It was my daughter on the phone wishing me for an anniversary which had gone into recess of memories. She gently reminded me- it was the day I met Padma and got engaged. It made me feel young for a moment and could understand how Raj Kapoor created the first ever dream sequence in movie lore in his move Aawara in early 1950s.
Indian arranged marriages have as much romance and thrill as much as a quest for a new employment contract. I had secured a job in a nationalized bank as a clerk (secured job , though I was then on probation) after around eight months of effort at written test, interview etc. For some reason, my father (mother had taken an early train to a final destination a year earlier) decided that reaching the legal age of maturity is adequate for “entering into a state of matrimony”. My official stand is that I continued to obey my father’s diktats and this was one more instance. Looking back, I would say that ignorance is a great strength to do very foolish or very brave acts. Marriage has a share of both- especially when ventured at young age.
Padma started her life in a beautiful settlement on the banks of Cauveri river. It is not a perennial river as there is dam upstream. During major portion of the year, it has a good flow and is beautiful to watch. The river serves as a meeting place for the inhabitants, for ablution, religious activities, water supply and renewal of gossip. A busy road separates the settlement from the river. The Agraharam has a temple at the beginning and end with row houses facing each other. Everybody knew each other and their history. The day began at 5.00 a.m with temple bells ringing. All of employed individuals went by the same “office train” and returned by the same train in the evening. Dinner by 8 or 8.30 p.m. and lights out by 9.30. p.m. Every festival was known to all and celebrated with gusto and simplicity. Radio Transistor was a modern communication medium and television was uncommon. In short, it was possible to identify beauty and joy in day to day life.
One version of my first meeting with Padma that I dish out is that I saw her for the first time coming out of the Cauveri River clutching a pot , looking somewhat like Zeenat Aman in Satyam Shivam Sundaram or like Dimple Kapadia in Sagar (both old movie stars-maybe arrested memory development). I was entranced and send a telegram to my old man (pre SMS/E mail period) proclaiming my undying, new found love for the dream girl coming out of the river like a nymph. For a change, he consented and the rest is history.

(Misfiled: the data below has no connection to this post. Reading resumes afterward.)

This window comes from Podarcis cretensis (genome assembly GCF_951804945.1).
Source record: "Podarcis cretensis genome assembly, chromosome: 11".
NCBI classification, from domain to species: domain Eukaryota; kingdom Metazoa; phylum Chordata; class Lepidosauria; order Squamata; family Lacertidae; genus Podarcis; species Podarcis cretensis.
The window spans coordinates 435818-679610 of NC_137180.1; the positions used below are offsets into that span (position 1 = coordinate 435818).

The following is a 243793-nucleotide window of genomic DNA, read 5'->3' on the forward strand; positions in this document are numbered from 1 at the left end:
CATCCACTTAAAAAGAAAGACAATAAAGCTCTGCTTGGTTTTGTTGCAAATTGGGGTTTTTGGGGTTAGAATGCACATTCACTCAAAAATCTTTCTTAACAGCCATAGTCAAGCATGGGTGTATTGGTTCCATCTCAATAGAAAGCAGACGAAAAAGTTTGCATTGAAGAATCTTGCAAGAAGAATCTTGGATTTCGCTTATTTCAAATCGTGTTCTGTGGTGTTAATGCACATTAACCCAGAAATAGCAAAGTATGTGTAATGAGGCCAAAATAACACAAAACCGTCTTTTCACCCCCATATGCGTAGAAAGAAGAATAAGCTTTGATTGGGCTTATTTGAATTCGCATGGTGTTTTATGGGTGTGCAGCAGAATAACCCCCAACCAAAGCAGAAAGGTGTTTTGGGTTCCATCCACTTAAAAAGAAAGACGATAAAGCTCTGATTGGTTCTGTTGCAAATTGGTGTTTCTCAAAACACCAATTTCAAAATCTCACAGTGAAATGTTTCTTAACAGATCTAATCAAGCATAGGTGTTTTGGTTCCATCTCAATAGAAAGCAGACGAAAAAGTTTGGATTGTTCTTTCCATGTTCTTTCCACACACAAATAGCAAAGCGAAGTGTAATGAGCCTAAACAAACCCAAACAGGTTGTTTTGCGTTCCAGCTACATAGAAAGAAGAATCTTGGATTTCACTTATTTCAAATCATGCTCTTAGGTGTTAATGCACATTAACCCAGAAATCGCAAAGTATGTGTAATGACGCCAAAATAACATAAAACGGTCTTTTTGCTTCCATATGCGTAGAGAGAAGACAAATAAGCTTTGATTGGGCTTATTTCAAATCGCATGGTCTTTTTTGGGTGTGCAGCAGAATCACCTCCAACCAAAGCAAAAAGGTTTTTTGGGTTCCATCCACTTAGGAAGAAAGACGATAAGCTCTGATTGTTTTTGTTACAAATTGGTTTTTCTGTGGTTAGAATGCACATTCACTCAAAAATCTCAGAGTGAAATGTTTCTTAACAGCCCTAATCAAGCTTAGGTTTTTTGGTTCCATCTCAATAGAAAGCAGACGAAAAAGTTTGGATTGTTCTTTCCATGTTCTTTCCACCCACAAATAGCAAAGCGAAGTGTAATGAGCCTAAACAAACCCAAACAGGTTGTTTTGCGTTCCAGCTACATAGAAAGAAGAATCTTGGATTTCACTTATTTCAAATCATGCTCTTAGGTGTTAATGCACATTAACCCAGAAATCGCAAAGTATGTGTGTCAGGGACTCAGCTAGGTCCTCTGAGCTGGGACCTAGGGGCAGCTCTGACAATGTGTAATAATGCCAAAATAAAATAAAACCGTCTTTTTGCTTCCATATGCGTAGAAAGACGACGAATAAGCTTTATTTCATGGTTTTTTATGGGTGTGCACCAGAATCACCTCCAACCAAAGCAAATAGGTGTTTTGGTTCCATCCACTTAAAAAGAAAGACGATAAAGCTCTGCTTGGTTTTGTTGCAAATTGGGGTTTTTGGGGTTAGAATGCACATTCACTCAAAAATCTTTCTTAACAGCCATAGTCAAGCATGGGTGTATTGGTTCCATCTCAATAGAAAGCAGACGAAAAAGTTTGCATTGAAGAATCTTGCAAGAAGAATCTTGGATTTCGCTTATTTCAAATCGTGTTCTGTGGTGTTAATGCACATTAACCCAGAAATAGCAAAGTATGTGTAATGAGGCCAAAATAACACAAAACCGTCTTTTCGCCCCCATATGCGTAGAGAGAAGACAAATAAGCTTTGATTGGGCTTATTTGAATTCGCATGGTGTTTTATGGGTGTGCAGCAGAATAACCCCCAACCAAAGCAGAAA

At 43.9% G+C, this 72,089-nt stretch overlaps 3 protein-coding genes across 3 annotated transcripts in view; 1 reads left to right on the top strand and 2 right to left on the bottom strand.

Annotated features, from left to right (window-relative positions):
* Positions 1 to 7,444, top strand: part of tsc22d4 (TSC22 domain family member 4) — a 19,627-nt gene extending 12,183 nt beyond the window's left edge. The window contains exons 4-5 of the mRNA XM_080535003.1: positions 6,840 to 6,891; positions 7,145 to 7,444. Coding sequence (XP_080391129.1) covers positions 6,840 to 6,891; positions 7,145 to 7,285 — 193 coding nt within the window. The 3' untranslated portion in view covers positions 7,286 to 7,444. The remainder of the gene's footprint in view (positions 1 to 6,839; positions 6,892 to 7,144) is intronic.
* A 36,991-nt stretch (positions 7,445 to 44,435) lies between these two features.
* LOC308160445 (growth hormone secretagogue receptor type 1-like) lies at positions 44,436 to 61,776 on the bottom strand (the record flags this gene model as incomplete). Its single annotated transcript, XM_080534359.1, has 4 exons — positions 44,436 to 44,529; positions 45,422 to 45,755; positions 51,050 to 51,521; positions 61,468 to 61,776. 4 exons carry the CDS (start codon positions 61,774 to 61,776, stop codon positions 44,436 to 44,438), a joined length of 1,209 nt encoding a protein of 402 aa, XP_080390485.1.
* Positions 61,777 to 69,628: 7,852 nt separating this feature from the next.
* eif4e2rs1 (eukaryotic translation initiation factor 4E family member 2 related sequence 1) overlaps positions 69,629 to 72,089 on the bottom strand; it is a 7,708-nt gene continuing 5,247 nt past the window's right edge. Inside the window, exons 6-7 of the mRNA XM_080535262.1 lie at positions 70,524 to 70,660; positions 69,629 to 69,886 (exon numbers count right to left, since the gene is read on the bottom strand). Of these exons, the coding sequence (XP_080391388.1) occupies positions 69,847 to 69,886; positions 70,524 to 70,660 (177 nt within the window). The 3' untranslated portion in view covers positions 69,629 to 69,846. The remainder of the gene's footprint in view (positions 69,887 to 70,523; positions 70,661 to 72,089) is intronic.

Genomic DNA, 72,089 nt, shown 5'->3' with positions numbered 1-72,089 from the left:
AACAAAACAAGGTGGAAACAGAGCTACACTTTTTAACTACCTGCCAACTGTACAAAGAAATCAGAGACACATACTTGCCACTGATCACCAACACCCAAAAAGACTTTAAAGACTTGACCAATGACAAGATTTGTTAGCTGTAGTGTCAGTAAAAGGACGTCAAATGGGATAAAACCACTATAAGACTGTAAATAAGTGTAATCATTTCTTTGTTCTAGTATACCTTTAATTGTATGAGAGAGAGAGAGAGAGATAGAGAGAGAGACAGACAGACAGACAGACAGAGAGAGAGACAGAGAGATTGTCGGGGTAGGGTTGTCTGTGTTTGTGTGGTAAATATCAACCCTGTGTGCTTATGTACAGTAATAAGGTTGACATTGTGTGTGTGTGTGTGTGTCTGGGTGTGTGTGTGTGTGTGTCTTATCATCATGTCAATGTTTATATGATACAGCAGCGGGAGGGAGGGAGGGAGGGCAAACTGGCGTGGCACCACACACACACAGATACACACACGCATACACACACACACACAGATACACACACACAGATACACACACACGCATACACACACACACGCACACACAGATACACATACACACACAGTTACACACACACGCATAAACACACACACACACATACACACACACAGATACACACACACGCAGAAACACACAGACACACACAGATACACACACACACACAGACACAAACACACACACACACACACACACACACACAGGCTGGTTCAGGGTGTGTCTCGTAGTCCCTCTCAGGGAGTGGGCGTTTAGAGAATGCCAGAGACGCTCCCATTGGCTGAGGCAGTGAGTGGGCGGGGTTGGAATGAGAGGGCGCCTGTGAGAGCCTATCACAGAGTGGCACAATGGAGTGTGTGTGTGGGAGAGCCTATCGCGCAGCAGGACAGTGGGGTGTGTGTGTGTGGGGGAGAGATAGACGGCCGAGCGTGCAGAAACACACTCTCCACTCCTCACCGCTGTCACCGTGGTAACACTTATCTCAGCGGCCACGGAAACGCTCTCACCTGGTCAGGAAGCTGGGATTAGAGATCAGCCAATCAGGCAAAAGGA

I ran this line with some of my younger and less adventurous generation (all opted for arranged marriage, showing distinct lack of any initiative) , who laughed outright at this rather imaginative version of courtship. Now, I will try it out with Shivam, who would be more receptive.
The reality is far more interesting. My matrimony ad had appeared in Hindu in December 1977. My resourceful brother in law had seen the ad when he was spreading the old newspaper in the wooden sleeper in a train . He send it to his father, which resulted in a letter to us. After exchange of letters (courtesy Indian Posts & Telegraph), four and a half of us booked tickets to Trichy. The half is my neice who was all of four months old. We reached there on a Saturday – not auspicious for “Bride Seeing”; and spend it on temple visiting. Sunday morning dawned and we were off to the Agraharam .
Padma has three siblings- one elder brother and two younger sister. Her father served with Indian Railways . Her mother was a traditional home maker. They belong to a generation which is almost extinct. They had old world grace, courtesy and charm which came instinctively. They knew what they wanted from life and lived with restrained expectations. Their joys arose out of simple activities of day to day life.
Now “bride seeing” is somewhat like Japanese tea ceremony. The men sit and discuss trivia, while the women hid behind purdah sizing up each other. Suddenly , matters turn serious. We have to see the ‘girl’ now. She glides into the room with bowed head (trying to find out where the ‘boy’ is sitting through the corner of her eyes) and looks up when asked a question. This at least is the theory.
The reality was more prosaic. I saw Padma for the first time when she glided into the big hall thru the door. It is not seemly to stare at a woman for an interminable period. I only looked at her eyes which had a dreamy and soft look (belying the tigress stifled inside). She is tall by Indian standards. Father asked her some question, which I think she answered.
We then repaired to the verandah for a discussion. I was casually asked whether I liked the girl. In a moment of bravado, I assented. I wondered what next. After discussing the weather and such matters for some time (it is not correct to agree without seeming to discuss such matters at length), we agreed to proceed further. Could the engagement be conducted immediately? The bewildered hosts agreed. So within a hour of seeing the bride , we were engaged to be married. We had yet to exchange a word. The first words we spoke to each other were in Sanskrit- these were part of marriage ceremonies. Perhaps the prayers ensured that God intervened when communication lines broke down like mobile links today.
I could now really believe that we were really young at one time. There were mountains to conquer, rivers to wade through, clouds to fly through. We knew we could do all this and more. I did not have to look back to see who is behind me as I could see we were all together.
Today I had a new weapon to impress Padma. I purchased a great cake and gave it to her as a stroke of surprise. She had forgotten the date and I temporarily took the credit for it. I waited till Priya –my Daughter in law- came and we cut the cake. It tasted great and had all the sweetness accumulated over 34 years.
Life consists of such small moments- each of which is to be savored and remembered.